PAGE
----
Twenty-five years ago, my dear wife and I purchased our home within a block of the now proposed, highly controversial Charlotte Street development project. Our friends thought that we were out of our minds to buy such a place, as they helped move furniture and boxes into this long neglected house. Even the sellers confided that amid their 50-year ownership of the house, their strategy had become “plant big trees in the front yard so the city doesn’t condemn it.”
Through many difficult and creative projects, this house became our beloved home, serving five generations of loved ones.
Nearly all of the homes that surround the proposed Charlotte Street development share a similar history of rigorous restoration leading to a deeply loved home. However, there are a few exceptions. These are the homes on Charlotte Street and Baird Street belonging to the Killian family.
Dr. Killian gained our respect for his careful maintenance of their properties, except those on the 100 Charlotte Street block and Baird Street. After his untimely death in 1998, the Killian family continued to neglect those properties for the next 23 years. Many of our neighborhood houses would look equally dilapidated now if we had willfully neglected them for that long. …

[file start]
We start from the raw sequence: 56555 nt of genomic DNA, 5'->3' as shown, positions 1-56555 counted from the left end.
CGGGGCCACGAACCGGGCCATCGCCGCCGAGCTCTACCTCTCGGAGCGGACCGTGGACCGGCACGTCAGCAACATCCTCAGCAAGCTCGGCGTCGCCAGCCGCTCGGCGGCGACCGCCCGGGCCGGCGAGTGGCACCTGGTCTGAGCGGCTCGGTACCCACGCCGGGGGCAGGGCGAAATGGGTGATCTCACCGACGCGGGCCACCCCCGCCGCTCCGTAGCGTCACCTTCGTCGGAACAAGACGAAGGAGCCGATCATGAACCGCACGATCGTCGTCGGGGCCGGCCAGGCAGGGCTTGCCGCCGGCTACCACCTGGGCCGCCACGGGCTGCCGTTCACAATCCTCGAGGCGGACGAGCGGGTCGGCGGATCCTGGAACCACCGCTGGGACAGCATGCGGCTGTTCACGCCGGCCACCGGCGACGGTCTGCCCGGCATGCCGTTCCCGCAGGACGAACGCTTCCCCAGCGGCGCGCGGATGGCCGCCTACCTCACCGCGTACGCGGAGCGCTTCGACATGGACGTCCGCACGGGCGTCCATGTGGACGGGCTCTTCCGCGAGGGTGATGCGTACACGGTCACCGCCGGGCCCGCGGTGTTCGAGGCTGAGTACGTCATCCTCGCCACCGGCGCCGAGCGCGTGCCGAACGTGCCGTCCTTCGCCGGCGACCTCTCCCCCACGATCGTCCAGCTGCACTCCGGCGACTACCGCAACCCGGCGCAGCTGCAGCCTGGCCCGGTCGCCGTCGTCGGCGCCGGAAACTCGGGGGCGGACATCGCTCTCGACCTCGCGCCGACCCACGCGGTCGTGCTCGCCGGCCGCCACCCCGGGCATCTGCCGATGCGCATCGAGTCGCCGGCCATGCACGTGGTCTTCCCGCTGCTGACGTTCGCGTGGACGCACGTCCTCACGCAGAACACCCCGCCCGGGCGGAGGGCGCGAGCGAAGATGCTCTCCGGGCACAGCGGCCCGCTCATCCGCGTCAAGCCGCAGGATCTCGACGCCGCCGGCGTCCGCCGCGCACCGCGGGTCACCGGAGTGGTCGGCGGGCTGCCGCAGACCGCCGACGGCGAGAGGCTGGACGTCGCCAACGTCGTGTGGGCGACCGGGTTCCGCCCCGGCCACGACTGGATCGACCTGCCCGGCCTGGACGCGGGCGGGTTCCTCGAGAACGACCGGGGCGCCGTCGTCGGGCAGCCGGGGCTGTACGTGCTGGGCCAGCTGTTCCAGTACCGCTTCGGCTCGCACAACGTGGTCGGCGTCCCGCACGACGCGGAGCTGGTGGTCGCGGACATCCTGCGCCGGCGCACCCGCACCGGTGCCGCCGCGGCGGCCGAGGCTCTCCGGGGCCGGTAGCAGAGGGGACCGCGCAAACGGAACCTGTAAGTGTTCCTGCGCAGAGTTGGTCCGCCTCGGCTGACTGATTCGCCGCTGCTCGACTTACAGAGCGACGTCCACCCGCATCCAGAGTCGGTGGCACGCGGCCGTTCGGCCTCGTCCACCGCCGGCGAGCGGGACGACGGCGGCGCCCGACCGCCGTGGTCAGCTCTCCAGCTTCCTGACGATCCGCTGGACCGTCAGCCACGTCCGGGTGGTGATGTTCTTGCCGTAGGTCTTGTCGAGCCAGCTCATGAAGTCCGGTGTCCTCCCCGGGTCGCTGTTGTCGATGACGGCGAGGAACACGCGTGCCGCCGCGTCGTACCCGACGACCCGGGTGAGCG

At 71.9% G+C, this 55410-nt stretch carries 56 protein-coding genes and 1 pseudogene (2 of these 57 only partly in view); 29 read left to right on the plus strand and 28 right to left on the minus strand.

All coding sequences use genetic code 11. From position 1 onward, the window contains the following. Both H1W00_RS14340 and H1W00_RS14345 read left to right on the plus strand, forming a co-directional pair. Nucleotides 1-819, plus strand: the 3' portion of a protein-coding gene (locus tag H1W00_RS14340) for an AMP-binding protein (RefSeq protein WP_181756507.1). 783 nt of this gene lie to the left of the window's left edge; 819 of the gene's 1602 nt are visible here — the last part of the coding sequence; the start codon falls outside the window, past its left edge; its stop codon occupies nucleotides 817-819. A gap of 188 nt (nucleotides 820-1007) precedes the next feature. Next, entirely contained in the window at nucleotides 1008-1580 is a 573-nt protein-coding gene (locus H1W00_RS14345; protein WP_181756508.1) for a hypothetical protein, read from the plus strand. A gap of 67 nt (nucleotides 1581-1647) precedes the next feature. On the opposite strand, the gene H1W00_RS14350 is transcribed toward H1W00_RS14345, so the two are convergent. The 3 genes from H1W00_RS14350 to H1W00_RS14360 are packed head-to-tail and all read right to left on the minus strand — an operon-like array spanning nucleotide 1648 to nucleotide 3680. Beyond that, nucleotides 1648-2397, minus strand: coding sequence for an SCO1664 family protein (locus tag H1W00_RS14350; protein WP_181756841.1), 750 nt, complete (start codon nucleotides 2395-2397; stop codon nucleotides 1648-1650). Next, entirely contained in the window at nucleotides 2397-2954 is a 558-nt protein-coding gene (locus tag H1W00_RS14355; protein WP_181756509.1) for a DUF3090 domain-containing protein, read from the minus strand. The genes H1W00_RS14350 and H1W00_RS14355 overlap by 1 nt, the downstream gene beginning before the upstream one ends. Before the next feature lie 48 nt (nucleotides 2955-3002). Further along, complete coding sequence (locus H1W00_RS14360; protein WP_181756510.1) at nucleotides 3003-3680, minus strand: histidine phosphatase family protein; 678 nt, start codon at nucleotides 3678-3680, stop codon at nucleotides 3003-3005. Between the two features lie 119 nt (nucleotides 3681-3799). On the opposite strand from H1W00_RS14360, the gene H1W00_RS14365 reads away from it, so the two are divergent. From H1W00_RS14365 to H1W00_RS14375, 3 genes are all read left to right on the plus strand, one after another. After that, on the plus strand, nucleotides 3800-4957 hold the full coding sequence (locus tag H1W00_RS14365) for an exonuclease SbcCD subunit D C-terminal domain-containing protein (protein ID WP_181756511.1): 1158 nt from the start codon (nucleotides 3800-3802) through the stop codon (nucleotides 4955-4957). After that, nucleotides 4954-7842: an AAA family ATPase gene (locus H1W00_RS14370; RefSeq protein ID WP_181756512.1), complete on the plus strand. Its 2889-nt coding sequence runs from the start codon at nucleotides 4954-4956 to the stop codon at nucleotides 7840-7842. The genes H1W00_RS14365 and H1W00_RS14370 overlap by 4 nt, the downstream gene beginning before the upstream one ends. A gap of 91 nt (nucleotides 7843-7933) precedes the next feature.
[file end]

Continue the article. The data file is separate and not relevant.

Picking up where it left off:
Now the Killians and RCG (Boston) partnership want to override the current zoning that took years of neighborhood meetings, city meetings, extensive planning and the assistance of nationally respected city planners to create. The Killian/RCG proposal is dissonant in scale, style, environmental impact and traffic flow. This area is clearly incapable of handling the traffic generated by 192 units and multiple commercial sites. This proposal is also incompatible to the Asheville city government’s Living Asheville: A Comprehensive Plan for Our Future.
As a neighborhood, many of us would likely extend our heartfelt support for a development project that respects the hard work, discernment and collective visioning of our neighborhood citizens and abides by the present zoning that we have worked so diligently to create. There is abundant space for new infill buildings. The historic houses on Charlotte Street are certainly still restorable and could be transformed into attractive and welcome businesses/residences that further the vitality of the Charlotte Street corridor. To override the present zoning and allow the proposed project would create a very dangerous precedent for the entire Charlotte Street corridor.
Why not work together together to honor the history, hard work and careful planning that our neighborhood and city have generated to value and vitalize the Charlotte Street corridor as the unique neighborhood that so many of us have come to treasure?
— Richard Koerber